There was no Charon to guide us across the river to the sad city of Beacon, already a forlorn, once industrial river town. We walked up the steep Ferry Street to Main. Either the weather had turned warmer or our hike up the hill had all made us thirsty. My mother gave me some change to go to a corner German Deli. I plunged my hand deep into the icy waters of the Coca Cola chest to retrieve 4 small Cokes. We walked over to Memorial Park and sat on the beat up benches in the shade. Karen and Michael played on the swings.

My mother was crying now softly. I tried to hold her hand but she brushed it away. She was quiet for an hour. The ashes of despair were settling as we sat on that silent hill.  I am sure she was now realizing she had left home but had nowhere to go but back. She looked like the Trojan Women, overlooking a sacked city, realizing slavery or death were the only two choices allowed to her.  She handed me a dime and sighed with resignation, “Go call your father.” We sipped our cokes as I watched some “negro” teen aged boys play softball on the nearby field.

Dad arrived one hour later and picked us up. We didn’t’ get out of the car on the ferry. The bridge would soon be built bypassing the two cities, abandoning the downtowns to outlying malls. My father drove slowly and carefully home as the radio played Percy Faith’s hit version of “Theme from a Summer Place” on Newburgh’s AM station, WGNY.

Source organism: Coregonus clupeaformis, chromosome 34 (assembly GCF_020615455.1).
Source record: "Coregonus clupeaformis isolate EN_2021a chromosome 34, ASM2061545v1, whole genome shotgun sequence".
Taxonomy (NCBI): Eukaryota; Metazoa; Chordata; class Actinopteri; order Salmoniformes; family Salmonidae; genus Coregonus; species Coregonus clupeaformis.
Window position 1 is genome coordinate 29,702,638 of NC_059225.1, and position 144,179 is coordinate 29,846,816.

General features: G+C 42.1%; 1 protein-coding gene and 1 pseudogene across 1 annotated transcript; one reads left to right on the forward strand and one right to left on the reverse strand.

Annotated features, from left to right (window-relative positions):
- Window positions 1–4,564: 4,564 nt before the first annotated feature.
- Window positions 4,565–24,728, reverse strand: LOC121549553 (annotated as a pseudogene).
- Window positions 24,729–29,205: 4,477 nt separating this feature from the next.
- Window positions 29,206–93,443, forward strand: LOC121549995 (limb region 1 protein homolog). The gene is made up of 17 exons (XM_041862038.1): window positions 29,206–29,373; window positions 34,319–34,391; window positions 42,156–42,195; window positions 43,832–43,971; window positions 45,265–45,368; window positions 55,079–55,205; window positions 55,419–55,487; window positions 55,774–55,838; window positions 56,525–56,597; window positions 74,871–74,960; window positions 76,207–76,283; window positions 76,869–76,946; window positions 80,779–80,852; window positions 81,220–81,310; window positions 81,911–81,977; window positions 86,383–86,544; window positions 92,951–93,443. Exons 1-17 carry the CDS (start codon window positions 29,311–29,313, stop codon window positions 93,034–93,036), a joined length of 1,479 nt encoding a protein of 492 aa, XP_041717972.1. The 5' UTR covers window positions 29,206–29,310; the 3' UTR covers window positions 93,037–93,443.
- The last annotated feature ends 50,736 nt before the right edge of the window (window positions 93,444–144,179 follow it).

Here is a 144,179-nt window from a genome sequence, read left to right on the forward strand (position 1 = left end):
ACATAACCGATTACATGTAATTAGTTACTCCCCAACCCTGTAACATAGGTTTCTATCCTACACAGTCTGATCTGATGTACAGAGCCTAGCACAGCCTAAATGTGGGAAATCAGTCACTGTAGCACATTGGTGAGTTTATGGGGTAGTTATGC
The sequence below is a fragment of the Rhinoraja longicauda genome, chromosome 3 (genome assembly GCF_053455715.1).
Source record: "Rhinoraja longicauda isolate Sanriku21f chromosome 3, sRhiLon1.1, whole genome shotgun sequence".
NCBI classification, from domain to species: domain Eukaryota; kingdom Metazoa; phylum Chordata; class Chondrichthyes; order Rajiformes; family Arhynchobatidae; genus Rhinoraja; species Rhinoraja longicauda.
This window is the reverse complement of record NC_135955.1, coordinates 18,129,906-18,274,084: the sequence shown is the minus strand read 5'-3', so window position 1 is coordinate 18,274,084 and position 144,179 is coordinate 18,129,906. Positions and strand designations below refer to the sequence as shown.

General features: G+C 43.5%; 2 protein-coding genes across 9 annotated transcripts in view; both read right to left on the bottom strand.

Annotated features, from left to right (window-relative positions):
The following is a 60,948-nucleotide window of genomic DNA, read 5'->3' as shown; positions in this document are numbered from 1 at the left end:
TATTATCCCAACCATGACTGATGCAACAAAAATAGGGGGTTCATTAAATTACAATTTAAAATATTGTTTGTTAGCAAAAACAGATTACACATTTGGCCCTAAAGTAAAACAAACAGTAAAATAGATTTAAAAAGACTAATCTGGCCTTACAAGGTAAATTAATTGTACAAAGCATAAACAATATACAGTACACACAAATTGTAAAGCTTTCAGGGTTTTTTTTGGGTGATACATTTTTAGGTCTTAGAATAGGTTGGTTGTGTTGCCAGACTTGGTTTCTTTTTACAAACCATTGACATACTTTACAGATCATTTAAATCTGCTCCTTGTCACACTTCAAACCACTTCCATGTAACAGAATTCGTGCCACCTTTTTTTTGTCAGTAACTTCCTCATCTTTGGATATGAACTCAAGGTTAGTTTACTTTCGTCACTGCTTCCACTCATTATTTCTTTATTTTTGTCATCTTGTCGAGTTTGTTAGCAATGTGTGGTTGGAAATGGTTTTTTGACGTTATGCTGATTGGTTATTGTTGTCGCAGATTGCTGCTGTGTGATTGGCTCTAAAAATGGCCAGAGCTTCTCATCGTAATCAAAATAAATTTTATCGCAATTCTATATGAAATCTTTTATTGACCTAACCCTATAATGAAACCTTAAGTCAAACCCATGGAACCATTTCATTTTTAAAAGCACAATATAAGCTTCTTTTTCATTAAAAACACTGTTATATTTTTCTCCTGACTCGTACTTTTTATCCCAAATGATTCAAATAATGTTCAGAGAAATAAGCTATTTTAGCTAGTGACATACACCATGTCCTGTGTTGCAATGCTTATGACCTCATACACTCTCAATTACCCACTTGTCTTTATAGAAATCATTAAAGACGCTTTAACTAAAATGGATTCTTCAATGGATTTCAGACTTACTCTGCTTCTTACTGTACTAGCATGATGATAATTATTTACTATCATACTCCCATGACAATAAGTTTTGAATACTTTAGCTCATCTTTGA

There’s a summer place

Where it may rain or storm

Yet I’m safe and warm
For within that summer place

Your arms reach out to me
And my heart is free from all care
For it knows there are no gloomy skies

When seen through the eyes
Of those who are blessed with love

As we passed the Dairy Isle my Dad made an abrupt u-turn back into its gravel parking lot.

“What kind of sundae do you want, Jo?” my Dad asked my mother – “Hot Fudge Sundae with Vanilla Ice Cream.”

-Détente-

“Anthony, get your mother some ice cream.”

My Dad gave me two dollars out of his allowance that my mother weekly doled out to him. I got Karen and Michael a vanilla cone each with chocolate sprinkles; a swirl with rainbow sprinkles for me. I bought my Dad a dish of vanilla since he couldn’t hold a cone in his shaking hand. We finished our ice cream before heading home. My mother gave the signal it was time  to leave by handing me her fudge smeared napkin to toss in the trash.

 I could see the grease stains on our black top driveway as we arrived home. Hand over hand, my father turned the big steering over and guided and glided our car over the spots and hid them from view.  My mother went ahead as my Dad shuffled in behind her. We all went to our rooms to change out of our clothes and put on everyday ones.

As I entered the kitchen, I almost stepped on the blob of vanilla, chocolate and strawberry ice cream that has spread out from its container. I mopped up the mess and ran hot water in the sink over the carton on to melt the rest before I could toss it into the garbage can.  I loved making it swirl round and round like the water circling down and around in the drain form the movie “Psycho.”

Since it was Sunday night, I carried the two big metal garbage cans from the back yard to the front so the Town sanitation truck could pick them up Monday morning. My Mom fixed Dad a sandwich from the leftovers. At 8pm, we all gathered around our RCA television console set to watch the Ed Sullivan Show on Channel 2 – like we did every Sunday.